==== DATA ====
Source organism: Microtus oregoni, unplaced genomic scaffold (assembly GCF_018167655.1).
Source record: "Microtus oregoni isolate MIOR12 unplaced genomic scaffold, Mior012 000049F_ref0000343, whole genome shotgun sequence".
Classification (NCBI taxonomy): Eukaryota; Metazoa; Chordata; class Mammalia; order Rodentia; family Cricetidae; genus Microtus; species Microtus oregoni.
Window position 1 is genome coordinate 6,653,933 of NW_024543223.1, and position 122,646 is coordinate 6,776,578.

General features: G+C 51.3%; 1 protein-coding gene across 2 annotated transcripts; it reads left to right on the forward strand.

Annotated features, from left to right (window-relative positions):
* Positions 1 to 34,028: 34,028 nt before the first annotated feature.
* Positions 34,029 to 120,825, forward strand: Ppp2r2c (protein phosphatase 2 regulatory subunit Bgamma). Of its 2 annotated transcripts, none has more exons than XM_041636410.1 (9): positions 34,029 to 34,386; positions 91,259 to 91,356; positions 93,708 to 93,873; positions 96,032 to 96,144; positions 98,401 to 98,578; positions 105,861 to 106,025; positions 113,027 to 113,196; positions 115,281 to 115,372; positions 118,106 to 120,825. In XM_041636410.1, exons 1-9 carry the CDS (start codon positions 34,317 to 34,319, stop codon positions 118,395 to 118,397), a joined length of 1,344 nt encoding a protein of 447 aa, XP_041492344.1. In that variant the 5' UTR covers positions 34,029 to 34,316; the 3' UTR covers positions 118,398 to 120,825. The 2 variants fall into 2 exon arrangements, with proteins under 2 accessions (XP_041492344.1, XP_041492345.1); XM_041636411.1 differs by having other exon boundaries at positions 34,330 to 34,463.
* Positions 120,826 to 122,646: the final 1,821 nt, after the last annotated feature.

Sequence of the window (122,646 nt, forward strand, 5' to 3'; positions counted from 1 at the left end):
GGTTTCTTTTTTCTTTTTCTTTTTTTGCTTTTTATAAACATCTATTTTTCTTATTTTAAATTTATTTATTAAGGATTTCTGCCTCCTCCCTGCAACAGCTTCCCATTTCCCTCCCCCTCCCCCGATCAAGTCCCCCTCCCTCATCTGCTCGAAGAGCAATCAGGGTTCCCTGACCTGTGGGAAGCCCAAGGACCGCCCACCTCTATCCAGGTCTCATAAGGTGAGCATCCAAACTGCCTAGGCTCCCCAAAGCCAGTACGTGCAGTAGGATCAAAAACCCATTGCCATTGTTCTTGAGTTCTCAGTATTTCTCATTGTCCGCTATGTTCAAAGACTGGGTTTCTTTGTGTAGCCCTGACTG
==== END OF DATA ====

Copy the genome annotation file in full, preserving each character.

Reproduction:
Source organism: Microtus oregoni, unplaced genomic scaffold (assembly GCF_018167655.1).
Source record: "Microtus oregoni isolate MIOR12 unplaced genomic scaffold, Mior012 000049F_ref0000343, whole genome shotgun sequence".
Classification (NCBI taxonomy): Eukaryota; Metazoa; Chordata; class Mammalia; order Rodentia; family Cricetidae; genus Microtus; species Microtus oregoni.
Window position 1 is genome coordinate 6,653,933 of NW_024543223.1, and position 122,646 is coordinate 6,776,578.

General features: G+C 51.3%; 1 protein-coding gene across 2 annotated transcripts; it reads left to right on the forward strand.

Annotated features, from left to right (window-relative positions):
* Positions 1 to 34,028: 34,028 nt before the first annotated feature.
* Positions 34,029 to 120,825, forward strand: Ppp2r2c (protein phosphatase 2 regulatory subunit Bgamma). Of its 2 annotated transcripts, none has more exons than XM_041636410.1 (9): positions 34,029 to 34,386; positions 91,259 to 91,356; positions 93,708 to 93,873; positions 96,032 to 96,144; positions 98,401 to 98,578; positions 105,861 to 106,025; positions 113,027 to 113,196; positions 115,281 to 115,372; positions 118,106 to 120,825. In XM_041636410.1, exons 1-9 carry the CDS (start codon positions 34,317 to 34,319, stop codon positions 118,395 to 118,397), a joined length of 1,344 nt encoding a protein of 447 aa, XP_041492344.1. In that variant the 5' UTR covers positions 34,029 to 34,316; the 3' UTR covers positions 118,398 to 120,825. The 2 variants fall into 2 exon arrangements, with proteins under 2 accessions (XP_041492344.1, XP_041492345.1); XM_041636411.1 differs by having other exon boundaries at positions 34,330 to 34,463.
* Positions 120,826 to 122,646: the final 1,821 nt, after the last annotated feature.

Sequence of the window (122,646 nt, forward strand, 5' to 3'; positions counted from 1 at the left end):
GGTTTCTTTTTTCTTTTTCTTTTTTTGCTTTTTATAAACATCTATTTTTCTTATTTTAAATTTATTTATTAAGGATTTCTGCCTCCTCCCTGCAACAGCTTCCCATTTCCCTCCCCCTCCCCCGATCAAGTCCCCCTCCCTCATCTGCTCGAAGAGCAATCAGGGTTCCCTGACCTGTGGGAAGCCCAAGGACCGCCCACCTCTATCCAGGTCTCATAAGGTGAGCATCCAAACTGCCTAGGCTCCCCAAAGCCAGTACGTGCAGTAGGATCAAAAACCCATTGCCATTGTTCTTGAGTTCTCAGTATTTCTCATTGTCCGCTATGTTCAAAGACTGGGTTTCTTTGTGTAGCCCTGACTG